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3 of 3 people found the following review helpful By Rob Hardy on 21 Jan. 2013
Format: Hardcover
You don't expect birdwatching and Nazi prison camps to go together. Oh, sure, there's that scene in _The Great Escape_ where Donald Pleasence is explaining how to identify a shrike, but that's just cover for his real lecture on forged papers. Some prisoners in real life, however, were confirmed birdwatchers and did not let a few Nazis and some strands of barbed wire stop them. That's the surprising and inspiring story within _Birds in a Cage_ (Short Books) by Derek Niemann. Niemann is an editor at the Royal Society for the Protection of Birds, in association with which this book is published, and which was to benefit from the prison camp birdwatchers. Not only did the four British birders here take their watching seriously, once the war was over, they were all influential in the birdwatching movement and helped in the beginnings of the wildlife preservation effort.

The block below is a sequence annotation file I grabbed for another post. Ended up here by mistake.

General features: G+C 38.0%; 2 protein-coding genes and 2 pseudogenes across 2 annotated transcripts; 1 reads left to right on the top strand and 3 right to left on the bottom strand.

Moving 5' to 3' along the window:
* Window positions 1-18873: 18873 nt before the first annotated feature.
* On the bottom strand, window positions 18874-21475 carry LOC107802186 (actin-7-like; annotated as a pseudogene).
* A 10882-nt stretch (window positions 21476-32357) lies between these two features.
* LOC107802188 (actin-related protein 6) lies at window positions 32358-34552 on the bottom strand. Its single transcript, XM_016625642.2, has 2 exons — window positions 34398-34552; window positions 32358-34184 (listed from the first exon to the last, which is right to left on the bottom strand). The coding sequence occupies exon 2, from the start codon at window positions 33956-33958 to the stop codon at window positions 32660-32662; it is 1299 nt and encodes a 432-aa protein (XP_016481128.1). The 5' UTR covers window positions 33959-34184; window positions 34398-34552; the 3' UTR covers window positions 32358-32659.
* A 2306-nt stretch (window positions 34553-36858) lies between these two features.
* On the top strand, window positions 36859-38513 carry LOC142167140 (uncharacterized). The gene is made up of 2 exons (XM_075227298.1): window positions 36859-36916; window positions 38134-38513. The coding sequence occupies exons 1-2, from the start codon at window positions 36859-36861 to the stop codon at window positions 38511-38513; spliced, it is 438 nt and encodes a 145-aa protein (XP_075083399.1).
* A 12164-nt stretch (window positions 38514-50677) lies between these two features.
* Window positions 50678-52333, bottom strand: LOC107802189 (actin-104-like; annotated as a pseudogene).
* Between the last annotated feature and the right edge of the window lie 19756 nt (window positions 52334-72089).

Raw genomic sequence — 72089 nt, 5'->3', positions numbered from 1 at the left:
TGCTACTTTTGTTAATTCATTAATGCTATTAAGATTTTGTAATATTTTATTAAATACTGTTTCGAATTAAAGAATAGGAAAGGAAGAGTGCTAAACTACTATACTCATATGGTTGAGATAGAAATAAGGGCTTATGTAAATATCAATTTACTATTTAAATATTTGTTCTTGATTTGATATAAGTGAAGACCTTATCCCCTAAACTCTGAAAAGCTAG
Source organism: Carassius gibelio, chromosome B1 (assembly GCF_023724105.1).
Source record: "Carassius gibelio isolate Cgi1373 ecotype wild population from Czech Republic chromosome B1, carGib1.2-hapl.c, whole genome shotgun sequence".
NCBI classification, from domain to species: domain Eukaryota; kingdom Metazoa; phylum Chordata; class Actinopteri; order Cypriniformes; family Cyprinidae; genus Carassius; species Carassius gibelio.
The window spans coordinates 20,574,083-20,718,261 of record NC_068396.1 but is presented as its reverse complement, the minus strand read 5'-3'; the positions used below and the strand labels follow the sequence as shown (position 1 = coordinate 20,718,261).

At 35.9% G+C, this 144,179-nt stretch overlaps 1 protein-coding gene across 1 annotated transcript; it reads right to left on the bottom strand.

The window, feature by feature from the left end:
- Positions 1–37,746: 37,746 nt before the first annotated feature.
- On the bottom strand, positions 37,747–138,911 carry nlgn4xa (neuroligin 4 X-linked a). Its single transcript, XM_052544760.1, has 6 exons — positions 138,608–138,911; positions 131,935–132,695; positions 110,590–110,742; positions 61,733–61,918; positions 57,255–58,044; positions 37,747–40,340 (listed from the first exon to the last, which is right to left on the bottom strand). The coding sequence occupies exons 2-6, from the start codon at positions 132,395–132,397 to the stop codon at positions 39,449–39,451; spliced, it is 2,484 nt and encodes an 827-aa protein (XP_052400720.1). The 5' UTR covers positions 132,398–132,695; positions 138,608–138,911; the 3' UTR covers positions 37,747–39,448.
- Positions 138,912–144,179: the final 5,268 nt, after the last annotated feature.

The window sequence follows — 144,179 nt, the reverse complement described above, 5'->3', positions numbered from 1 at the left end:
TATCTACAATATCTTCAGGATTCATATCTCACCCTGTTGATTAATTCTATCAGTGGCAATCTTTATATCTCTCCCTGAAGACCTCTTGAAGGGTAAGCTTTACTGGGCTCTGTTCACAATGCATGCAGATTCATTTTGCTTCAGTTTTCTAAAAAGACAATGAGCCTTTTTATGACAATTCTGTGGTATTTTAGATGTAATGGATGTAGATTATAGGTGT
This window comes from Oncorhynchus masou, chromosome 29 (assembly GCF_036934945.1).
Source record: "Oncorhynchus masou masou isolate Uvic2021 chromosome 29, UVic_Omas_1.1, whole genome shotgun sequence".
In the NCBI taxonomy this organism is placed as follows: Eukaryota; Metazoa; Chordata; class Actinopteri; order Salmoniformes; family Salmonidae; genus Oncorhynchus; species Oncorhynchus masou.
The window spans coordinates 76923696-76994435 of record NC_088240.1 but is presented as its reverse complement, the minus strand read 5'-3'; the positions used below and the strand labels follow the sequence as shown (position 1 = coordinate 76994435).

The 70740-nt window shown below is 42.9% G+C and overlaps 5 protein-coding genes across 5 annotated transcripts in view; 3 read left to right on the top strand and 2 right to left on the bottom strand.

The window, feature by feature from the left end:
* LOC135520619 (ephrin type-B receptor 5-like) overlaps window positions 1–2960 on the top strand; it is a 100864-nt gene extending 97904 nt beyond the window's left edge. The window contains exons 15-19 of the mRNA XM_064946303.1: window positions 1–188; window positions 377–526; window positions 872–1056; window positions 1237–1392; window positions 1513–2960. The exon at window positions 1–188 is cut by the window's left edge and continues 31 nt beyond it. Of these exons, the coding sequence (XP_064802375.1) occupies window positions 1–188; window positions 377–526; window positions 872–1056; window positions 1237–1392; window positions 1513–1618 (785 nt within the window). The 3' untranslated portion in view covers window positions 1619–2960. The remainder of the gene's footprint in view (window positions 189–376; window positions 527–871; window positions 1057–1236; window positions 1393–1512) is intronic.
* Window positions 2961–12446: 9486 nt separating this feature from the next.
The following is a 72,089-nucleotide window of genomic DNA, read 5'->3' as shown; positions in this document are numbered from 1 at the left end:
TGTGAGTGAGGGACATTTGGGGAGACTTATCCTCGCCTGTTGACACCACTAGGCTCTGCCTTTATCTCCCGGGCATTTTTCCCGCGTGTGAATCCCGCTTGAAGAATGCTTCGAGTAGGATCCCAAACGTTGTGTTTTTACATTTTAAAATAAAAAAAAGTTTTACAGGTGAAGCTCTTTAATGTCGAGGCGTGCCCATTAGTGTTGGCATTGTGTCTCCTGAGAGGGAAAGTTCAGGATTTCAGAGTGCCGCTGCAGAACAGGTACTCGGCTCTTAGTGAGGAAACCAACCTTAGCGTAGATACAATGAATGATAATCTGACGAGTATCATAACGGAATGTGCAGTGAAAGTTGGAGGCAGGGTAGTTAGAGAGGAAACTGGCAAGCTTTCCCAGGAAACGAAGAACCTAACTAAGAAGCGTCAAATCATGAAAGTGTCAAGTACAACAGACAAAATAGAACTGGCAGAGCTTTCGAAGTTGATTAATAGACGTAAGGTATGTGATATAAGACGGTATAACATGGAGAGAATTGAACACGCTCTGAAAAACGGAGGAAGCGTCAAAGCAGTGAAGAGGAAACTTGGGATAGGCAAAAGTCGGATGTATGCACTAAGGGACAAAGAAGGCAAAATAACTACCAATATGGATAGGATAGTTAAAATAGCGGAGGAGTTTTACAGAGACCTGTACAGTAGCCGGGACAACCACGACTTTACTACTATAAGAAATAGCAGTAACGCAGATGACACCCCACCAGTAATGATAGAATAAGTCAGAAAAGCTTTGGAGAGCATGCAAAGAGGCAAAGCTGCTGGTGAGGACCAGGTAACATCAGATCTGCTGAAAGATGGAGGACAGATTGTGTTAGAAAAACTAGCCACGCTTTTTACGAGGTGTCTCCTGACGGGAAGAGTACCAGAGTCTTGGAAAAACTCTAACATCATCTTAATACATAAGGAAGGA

The four men were captured early in the war, and three remained in custody until 1945. They met in Warburg, a giant POW camp for Allied officers, and although they did not spend all their years in custody there, it was the site of their most intense ornithological work. And work it was. These men were busy; they lacked binoculars, but they scrounged paper and made detailed notes that were ready to be published eventually in ornithological journals. They cadged scrap wood to make nestboxes installed on the ends of their huts, and then kept a log of every bird's coming and going. The men made their own bird rings, and banded swallow chicks in a nest; the birds migrated to Africa and seven of them returned the next year.